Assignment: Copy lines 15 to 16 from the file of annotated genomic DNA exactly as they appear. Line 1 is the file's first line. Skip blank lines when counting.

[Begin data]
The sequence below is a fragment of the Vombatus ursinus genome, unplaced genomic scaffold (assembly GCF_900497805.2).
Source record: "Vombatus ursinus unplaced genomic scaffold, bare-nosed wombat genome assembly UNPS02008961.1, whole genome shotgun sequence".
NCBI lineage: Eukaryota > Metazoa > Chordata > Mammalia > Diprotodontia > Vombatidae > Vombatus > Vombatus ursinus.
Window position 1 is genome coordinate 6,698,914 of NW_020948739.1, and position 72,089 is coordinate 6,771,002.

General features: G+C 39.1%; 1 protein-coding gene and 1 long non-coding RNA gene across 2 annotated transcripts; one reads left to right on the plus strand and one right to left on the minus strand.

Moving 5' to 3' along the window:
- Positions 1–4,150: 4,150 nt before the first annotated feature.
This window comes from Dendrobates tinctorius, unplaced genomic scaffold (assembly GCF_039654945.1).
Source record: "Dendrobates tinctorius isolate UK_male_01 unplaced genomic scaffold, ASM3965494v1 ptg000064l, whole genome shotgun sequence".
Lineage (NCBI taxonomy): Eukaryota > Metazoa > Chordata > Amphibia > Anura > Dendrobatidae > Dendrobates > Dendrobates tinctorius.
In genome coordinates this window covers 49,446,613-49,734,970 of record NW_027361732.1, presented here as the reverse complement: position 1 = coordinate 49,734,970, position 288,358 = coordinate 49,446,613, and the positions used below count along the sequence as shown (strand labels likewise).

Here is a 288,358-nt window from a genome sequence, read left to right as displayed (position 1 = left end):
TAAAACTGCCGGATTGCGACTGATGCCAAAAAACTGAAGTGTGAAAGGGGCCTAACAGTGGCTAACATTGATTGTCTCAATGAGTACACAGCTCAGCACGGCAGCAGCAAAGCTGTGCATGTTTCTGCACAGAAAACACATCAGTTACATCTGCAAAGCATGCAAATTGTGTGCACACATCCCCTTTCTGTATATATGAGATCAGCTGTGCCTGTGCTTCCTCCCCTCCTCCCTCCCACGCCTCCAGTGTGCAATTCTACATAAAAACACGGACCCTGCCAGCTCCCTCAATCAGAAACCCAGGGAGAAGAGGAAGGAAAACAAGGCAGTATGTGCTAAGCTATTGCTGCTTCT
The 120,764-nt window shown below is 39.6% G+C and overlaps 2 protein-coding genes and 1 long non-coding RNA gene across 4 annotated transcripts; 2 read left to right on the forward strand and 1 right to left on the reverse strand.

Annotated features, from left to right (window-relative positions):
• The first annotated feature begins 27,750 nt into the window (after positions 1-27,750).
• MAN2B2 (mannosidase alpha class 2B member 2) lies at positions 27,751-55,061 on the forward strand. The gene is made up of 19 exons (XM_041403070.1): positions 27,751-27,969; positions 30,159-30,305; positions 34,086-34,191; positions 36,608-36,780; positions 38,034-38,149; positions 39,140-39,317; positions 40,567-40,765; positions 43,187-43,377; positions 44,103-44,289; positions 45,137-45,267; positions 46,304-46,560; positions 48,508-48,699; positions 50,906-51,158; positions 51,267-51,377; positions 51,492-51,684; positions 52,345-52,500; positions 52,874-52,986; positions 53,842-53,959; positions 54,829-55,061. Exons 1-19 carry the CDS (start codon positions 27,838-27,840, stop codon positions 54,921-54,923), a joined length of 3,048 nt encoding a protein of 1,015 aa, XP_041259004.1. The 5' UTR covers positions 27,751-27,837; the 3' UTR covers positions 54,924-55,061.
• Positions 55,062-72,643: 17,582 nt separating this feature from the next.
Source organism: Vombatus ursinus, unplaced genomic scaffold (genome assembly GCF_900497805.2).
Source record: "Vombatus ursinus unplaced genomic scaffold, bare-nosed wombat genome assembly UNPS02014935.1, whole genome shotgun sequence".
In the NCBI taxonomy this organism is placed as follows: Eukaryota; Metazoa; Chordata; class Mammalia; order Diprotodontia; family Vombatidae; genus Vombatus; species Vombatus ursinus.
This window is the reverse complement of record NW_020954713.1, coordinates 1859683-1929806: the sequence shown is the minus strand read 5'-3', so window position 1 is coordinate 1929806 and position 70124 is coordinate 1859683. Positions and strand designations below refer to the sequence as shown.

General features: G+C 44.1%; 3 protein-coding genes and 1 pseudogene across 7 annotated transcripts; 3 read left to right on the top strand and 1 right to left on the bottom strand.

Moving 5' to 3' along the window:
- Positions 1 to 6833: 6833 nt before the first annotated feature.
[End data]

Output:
Annotated features, from left to right (window-relative positions):
• The first annotated feature begins 27,750 nt into the window (after positions 1-27,750).